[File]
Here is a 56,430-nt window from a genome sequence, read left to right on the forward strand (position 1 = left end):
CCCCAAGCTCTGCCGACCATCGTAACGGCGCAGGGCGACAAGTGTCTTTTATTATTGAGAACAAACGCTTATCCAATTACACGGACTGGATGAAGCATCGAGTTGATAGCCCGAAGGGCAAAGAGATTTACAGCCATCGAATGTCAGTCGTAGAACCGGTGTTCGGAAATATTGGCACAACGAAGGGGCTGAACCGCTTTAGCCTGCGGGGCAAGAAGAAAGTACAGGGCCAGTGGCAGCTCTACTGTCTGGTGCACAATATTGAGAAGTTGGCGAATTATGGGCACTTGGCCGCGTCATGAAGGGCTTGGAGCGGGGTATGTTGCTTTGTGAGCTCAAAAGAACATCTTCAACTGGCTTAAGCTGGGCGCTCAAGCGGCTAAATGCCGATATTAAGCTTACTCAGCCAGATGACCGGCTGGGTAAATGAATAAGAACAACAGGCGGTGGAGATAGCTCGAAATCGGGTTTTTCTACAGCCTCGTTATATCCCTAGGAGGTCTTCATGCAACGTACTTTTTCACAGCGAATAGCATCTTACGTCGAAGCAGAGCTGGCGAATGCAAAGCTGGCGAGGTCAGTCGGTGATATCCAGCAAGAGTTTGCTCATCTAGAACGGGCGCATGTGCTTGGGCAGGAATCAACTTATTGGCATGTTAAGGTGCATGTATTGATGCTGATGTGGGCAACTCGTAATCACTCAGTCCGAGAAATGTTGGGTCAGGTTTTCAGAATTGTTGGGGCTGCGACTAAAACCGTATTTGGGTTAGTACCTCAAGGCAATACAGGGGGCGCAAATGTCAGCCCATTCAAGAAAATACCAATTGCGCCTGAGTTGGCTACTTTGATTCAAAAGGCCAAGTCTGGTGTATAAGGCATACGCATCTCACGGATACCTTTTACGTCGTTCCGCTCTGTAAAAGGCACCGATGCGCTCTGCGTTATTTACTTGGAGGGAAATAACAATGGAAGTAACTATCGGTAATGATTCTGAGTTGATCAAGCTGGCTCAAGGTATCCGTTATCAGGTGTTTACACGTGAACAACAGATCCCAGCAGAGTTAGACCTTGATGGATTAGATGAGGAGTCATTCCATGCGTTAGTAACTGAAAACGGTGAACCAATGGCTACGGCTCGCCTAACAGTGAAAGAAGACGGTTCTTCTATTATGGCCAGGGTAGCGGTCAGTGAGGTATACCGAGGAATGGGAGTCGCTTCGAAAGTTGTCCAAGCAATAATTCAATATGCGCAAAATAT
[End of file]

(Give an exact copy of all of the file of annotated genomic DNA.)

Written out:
Here is a 56,430-nt window from a genome sequence, read left to right on the forward strand (position 1 = left end):
CCCCAAGCTCTGCCGACCATCGTAACGGCGCAGGGCGACAAGTGTCTTTTATTATTGAGAACAAACGCTTATCCAATTACACGGACTGGATGAAGCATCGAGTTGATAGCCCGAAGGGCAAAGAGATTTACAGCCATCGAATGTCAGTCGTAGAACCGGTGTTCGGAAATATTGGCACAACGAAGGGGCTGAACCGCTTTAGCCTGCGGGGCAAGAAGAAAGTACAGGGCCAGTGGCAGCTCTACTGTCTGGTGCACAATATTGAGAAGTTGGCGAATTATGGGCACTTGGCCGCGTCATGAAGGGCTTGGAGCGGGGTATGTTGCTTTGTGAGCTCAAAAGAACATCTTCAACTGGCTTAAGCTGGGCGCTCAAGCGGCTAAATGCCGATATTAAGCTTACTCAGCCAGATGACCGGCTGGGTAAATGAATAAGAACAACAGGCGGTGGAGATAGCTCGAAATCGGGTTTTTCTACAGCCTCGTTATATCCCTAGGAGGTCTTCATGCAACGTACTTTTTCACAGCGAATAGCATCTTACGTCGAAGCAGAGCTGGCGAATGCAAAGCTGGCGAGGTCAGTCGGTGATATCCAGCAAGAGTTTGCTCATCTAGAACGGGCGCATGTGCTTGGGCAGGAATCAACTTATTGGCATGTTAAGGTGCATGTATTGATGCTGATGTGGGCAACTCGTAATCACTCAGTCCGAGAAATGTTGGGTCAGGTTTTCAGAATTGTTGGGGCTGCGACTAAAACCGTATTTGGGTTAGTACCTCAAGGCAATACAGGGGGCGCAAATGTCAGCCCATTCAAGAAAATACCAATTGCGCCTGAGTTGGCTACTTTGATTCAAAAGGCCAAGTCTGGTGTATAAGGCATACGCATCTCACGGATACCTTTTACGTCGTTCCGCTCTGTAAAAGGCACCGATGCGCTCTGCGTTATTTACTTGGAGGGAAATAACAATGGAAGTAACTATCGGTAATGATTCTGAGTTGATCAAGCTGGCTCAAGGTATCCGTTATCAGGTGTTTACACGTGAACAACAGATCCCAGCAGAGTTAGACCTTGATGGATTAGATGAGGAGTCATTCCATGCGTTAGTAACTGAAAACGGTGAACCAATGGCTACGGCTCGCCTAACAGTGAAAGAAGACGGTTCTTCTATTATGGCCAGGGTAGCGGTCAGTGAGGTATACCGAGGAATGGGAGTCGCTTCGAAAGTTGTCCAAGCAATAATTCAATATGCGCAAAATAT